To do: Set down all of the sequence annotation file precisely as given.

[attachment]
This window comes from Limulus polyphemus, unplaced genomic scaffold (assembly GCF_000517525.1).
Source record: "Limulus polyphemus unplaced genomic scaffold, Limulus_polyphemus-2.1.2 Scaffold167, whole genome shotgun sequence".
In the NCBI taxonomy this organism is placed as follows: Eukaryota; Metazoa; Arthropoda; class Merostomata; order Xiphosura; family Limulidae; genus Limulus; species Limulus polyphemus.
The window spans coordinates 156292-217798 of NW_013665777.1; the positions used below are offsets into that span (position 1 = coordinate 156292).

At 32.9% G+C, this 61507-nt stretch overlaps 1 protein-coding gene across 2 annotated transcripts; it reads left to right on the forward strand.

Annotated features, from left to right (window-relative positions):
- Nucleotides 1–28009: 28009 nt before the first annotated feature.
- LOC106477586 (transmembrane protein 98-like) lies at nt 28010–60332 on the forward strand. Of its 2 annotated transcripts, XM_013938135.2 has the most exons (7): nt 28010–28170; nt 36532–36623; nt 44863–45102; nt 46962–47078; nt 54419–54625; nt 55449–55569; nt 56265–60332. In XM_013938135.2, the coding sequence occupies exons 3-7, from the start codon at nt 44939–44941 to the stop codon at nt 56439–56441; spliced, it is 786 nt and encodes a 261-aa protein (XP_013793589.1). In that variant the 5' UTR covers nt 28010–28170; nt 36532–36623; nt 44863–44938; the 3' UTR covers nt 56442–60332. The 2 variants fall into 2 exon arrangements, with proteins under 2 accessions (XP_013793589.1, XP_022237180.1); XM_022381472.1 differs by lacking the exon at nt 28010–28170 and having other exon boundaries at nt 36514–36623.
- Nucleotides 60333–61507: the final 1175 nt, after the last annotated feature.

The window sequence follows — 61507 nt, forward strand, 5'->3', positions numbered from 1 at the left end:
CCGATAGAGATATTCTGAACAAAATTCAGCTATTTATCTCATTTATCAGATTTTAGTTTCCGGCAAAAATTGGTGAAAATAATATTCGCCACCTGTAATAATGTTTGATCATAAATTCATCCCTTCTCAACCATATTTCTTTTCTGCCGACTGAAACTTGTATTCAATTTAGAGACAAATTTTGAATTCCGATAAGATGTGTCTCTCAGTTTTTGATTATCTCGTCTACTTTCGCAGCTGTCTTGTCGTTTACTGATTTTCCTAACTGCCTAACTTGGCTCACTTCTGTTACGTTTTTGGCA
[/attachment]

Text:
This window comes from Limulus polyphemus, unplaced genomic scaffold (assembly GCF_000517525.1).
Source record: "Limulus polyphemus unplaced genomic scaffold, Limulus_polyphemus-2.1.2 Scaffold167, whole genome shotgun sequence".
In the NCBI taxonomy this organism is placed as follows: Eukaryota; Metazoa; Arthropoda; class Merostomata; order Xiphosura; family Limulidae; genus Limulus; species Limulus polyphemus.
The window spans coordinates 156292-217798 of NW_013665777.1; the positions used below are offsets into that span (position 1 = coordinate 156292).

At 32.9% G+C, this 61507-nt stretch overlaps 1 protein-coding gene across 2 annotated transcripts; it reads left to right on the forward strand.

Annotated features, from left to right (window-relative positions):
- Nucleotides 1–28009: 28009 nt before the first annotated feature.
- LOC106477586 (transmembrane protein 98-like) lies at nt 28010–60332 on the forward strand. Of its 2 annotated transcripts, XM_013938135.2 has the most exons (7): nt 28010–28170; nt 36532–36623; nt 44863–45102; nt 46962–47078; nt 54419–54625; nt 55449–55569; nt 56265–60332. In XM_013938135.2, the coding sequence occupies exons 3-7, from the start codon at nt 44939–44941 to the stop codon at nt 56439–56441; spliced, it is 786 nt and encodes a 261-aa protein (XP_013793589.1). In that variant the 5' UTR covers nt 28010–28170; nt 36532–36623; nt 44863–44938; the 3' UTR covers nt 56442–60332. The 2 variants fall into 2 exon arrangements, with proteins under 2 accessions (XP_013793589.1, XP_022237180.1); XM_022381472.1 differs by lacking the exon at nt 28010–28170 and having other exon boundaries at nt 36514–36623.
- Nucleotides 60333–61507: the final 1175 nt, after the last annotated feature.

The window sequence follows — 61507 nt, forward strand, 5'->3', positions numbered from 1 at the left end:
CCGATAGAGATATTCTGAACAAAATTCAGCTATTTATCTCATTTATCAGATTTTAGTTTCCGGCAAAAATTGGTGAAAATAATATTCGCCACCTGTAATAATGTTTGATCATAAATTCATCCCTTCTCAACCATATTTCTTTTCTGCCGACTGAAACTTGTATTCAATTTAGAGACAAATTTTGAATTCCGATAAGATGTGTCTCTCAGTTTTTGATTATCTCGTCTACTTTCGCAGCTGTCTTGTCGTTTACTGATTTTCCTAACTGCCTAACTTGGCTCACTTCTGTTACGTTTTTGGCA